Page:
According to INREV, the European Association for Investors in Non-Listed Real Estate Vehicles, the value of the unlisted market has increased from less than €50bn in 1993 to over €250bn in 2003. Institutional investors have played an expanding role in funding this market. How can this be explained?
Since their adverse experience of direct foreign investment in the 1970s, few UK institutional investors (with the notable exception of Standard Life) have been willing to risk getting their fingers burnt again. Direct investment involves considerable risk because of the need to build up big enough holdings to justify the cost of local advice – a risk that few have been willing to take, particularly as the quality of advice can never be guaranteed. Unlisted vehicles have stepped into this breach by sharing out costs and risks amongst the subscribers, while hopefully providing more specialised and efficient management .
Peter Pereira Gray, property portfolio manager for the Wellcome Trust, sees two fundamental reasons for investing in non-listed vehicles: “The first is to gain access to property stock which by nature is too bulky and expensive to invest in directly, and the second is to reap the benefit of specialist management expertise in local markets where Wellcome has little experience – particularly in Continental Europe”. But there is such a wide variety of vehicles available, that it is difficult to generalise about the benefits. Wellcome’s unlisted assets range from a holding in a vehicle which owns three companies, to another vehicle which contains hundreds of industrial units.
Such vehicles also enhance diversification possibilities by giving access to shares of portfolios of assets, thereby reducing the property specific risk associated with 100% holdings of direct properties. This is likely to be especially useful for small investors, and may have the additional advantage of giving access to larger properties than would otherwise be possible.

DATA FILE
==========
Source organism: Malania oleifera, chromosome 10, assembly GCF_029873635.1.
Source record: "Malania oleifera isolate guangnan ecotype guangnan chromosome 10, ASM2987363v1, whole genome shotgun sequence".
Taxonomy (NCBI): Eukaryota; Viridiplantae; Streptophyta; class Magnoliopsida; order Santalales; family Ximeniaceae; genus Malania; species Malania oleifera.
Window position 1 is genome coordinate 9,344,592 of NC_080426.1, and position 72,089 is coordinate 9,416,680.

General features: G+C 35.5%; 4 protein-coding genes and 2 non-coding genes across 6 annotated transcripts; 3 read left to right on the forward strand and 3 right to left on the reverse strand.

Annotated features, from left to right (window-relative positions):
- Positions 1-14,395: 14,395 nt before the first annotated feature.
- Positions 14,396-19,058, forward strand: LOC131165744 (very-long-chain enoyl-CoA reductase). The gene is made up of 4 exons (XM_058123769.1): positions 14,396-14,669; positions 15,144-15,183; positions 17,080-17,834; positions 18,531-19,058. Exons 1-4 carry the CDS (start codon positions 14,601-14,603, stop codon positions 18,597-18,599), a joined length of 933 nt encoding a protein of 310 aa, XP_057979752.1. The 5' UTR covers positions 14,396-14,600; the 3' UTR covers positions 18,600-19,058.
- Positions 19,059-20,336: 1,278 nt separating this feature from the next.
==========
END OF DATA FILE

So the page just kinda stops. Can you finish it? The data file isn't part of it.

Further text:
Kiran Patel, global head of research and strategy for AXA REIM emphasises the diversification benefits of investing in such vehicles. “AXA has a long history of investing in unlisted vehicles, originally as a means of avoiding punitive rates of transfer tax in France. More recently these vehicles have been used as a means of better accessing product in higher returning markets, particularly abroad, managing product more efficiently, and diversifying for risk adjustment. As yet it’s too early to generalise about performance – some funds have done well, some have done badly – but the main emphasis up to now has been on diversification.”
Unlisted funds often use gearing, a facility which is sometimes restricted for the investing institution. This provides the potential not only to widen the pool of property interests acquired, but also the possibility of increasing returns in rising markets, though of course thereby simultaneously raising the risk profile of the investment. And if diversification effects are expected, these will be magnified by the use of gearing.
Nick Mansley, Head of Property Strategy and Research at Morley Fund Management, responsible for life fund interests, asserts that unlisted investments form a “core part” of their strategy, “especially for Continental Europe, either with partners or through vehicles”. They are looking for a mixture of benefits, “ranging from the risk return trade off through overall portfolio diversification to the acquisition of interests in assets not otherwise accessible”.
Mansley adds: “The performance of these assets is however affected by high start up costs in the early years, and there are a number of issues relating to standardisation, for example for legal frameworks and performance fee structures.”
There are other disadvantages of investing in unlisted vehicles. Perhaps most serious is these assets’ lack of liquidity; few vehicles as yet have a well developed secondary market, and most are closed-ended rather than open-ended, meaning that investors are tied in until the end of the contract period, typically five or 10 years. In this respect unlisted vehicles are significantly disadvantaged compared to property shares, and also relative to REIT-type funds and property unit trusts.